Sunday, March 3, 2013

Salt Cay, Turks & Caicos

We left Grand Turk about 9:30 one morning, got to Salt Cay about 11:30, a nice little sail.  We anchored, had lunch, then dinghied to the island.  We stopped at the Brown House (which is NOT brown) and talked to Michelle, who we had known from Marathon. This is a huge house, full of history, and she was trying to refurbish it into a Bed & Breakfast.  Lots of work to be done, but it's a gorgeous setting.

She imported 14 cats from the Marathon fish house when she left.  When she walked around town, they followed her and the locals were in awe of this woman with all these cats. 

We had dinner that night with Michelle and she talked about moving there and how she was adjusting to island life.  She showed us her art work, she had collected plastic fishing floats and painted windmills on them to sell to tourists.  We decided that we should stay there a couple days, it was a very quiet island, the kind of place where you could disappear and never be found.

Town is about a mile long, dirt road, buildings built along the waterfront.  Everyone had a stone fence with conch shells cemented into the tops of the fences.  Old stone or wood houses are falling down right next to newer ones.  It’s all very picturesque.  Less than 100 people live on the island.  Right across from the houses on the beach are the salt pans.  They are still very well marked with stone walls separating them.  Most of the windmills were broken up, but someone was refurbishing them and one looked like it almost might work.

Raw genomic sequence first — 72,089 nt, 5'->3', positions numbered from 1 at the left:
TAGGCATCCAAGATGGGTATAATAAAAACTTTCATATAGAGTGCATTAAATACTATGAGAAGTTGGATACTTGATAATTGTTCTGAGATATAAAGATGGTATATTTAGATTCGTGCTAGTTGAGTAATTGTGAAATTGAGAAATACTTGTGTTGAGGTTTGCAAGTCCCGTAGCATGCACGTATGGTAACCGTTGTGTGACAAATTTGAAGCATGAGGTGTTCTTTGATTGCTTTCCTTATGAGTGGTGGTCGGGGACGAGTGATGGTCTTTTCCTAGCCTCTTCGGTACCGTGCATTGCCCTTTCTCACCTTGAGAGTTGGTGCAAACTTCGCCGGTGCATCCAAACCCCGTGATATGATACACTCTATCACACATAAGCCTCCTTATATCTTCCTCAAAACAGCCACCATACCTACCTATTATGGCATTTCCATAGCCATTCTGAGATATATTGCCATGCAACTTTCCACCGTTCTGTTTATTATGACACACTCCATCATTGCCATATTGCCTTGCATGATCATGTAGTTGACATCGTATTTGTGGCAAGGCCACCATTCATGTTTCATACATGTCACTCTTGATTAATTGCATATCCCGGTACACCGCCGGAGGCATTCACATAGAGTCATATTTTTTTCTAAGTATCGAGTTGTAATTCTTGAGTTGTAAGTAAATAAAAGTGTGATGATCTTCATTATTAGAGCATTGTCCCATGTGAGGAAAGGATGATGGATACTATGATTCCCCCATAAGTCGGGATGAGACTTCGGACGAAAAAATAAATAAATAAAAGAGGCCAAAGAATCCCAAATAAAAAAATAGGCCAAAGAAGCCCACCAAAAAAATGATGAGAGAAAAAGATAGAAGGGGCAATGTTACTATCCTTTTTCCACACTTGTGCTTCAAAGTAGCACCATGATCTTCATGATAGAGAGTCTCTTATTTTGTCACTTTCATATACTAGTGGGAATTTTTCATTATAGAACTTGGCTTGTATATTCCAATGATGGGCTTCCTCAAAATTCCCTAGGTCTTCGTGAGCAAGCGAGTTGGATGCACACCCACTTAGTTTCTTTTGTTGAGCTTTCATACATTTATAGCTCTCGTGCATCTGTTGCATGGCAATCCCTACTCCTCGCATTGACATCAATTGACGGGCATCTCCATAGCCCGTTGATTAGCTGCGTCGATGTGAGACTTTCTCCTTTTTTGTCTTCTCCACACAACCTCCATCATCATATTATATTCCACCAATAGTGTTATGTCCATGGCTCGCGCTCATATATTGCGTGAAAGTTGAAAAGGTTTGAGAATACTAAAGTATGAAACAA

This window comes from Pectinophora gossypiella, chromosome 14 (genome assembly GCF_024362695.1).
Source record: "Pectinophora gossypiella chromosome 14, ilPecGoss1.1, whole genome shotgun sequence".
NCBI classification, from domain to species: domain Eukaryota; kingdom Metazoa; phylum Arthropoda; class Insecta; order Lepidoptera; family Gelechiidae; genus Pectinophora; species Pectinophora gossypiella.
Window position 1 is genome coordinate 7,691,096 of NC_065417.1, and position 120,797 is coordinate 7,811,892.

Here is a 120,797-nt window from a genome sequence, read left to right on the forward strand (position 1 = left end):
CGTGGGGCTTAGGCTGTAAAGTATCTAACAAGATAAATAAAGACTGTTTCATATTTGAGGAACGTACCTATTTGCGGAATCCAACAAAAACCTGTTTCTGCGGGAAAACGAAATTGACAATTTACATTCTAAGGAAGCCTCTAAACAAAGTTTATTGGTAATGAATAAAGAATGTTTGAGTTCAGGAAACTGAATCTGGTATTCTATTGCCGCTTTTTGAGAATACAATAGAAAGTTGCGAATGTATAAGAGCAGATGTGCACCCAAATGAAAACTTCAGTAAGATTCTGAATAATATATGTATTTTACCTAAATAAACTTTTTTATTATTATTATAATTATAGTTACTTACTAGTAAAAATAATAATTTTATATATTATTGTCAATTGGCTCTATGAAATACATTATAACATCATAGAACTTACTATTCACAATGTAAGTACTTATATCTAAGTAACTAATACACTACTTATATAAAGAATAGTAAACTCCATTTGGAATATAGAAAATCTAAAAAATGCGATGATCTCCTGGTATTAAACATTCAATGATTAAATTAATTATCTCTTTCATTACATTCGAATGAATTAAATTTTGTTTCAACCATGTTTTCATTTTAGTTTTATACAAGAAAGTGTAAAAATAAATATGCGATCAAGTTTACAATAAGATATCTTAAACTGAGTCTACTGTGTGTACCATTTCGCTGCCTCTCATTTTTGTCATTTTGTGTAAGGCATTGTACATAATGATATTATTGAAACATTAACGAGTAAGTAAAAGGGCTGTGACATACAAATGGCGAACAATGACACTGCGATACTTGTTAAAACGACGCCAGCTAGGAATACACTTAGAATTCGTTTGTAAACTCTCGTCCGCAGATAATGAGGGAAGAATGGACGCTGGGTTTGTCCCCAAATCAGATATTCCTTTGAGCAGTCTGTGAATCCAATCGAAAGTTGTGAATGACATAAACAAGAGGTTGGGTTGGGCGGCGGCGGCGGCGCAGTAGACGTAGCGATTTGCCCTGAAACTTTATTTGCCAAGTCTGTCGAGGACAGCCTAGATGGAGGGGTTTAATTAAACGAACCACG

We walked to the navigation light on top of the hill, an old cannon was found there and had been refurbished.  An old cemetery was on the way, with its own stone fence and iron gate.   Most headstones looked centuries old,  none marked, only a few newer-looking concrete box-type coverings, and only one of those was marked with name and dates. 

Horses and donkeys wander around the entire island, including the town area.
During the evening, we noticed cows appearing on the beach right after sunset.  We noticed a bull (with horns) wandering around the streets in town also.

Along the way, we collected some of the fishing floats that had washed up on the beaches and rocks of the island.  We took them back to Michelle so she could paint more windmills for the tourist trade.  She was so happy, she presented one she had finished the day before.  We were so happy to have a memento of our stay in this unique little island paradise. 

We sailed away the next day, on to more islands and more unique experiences. 

 Betty Karl

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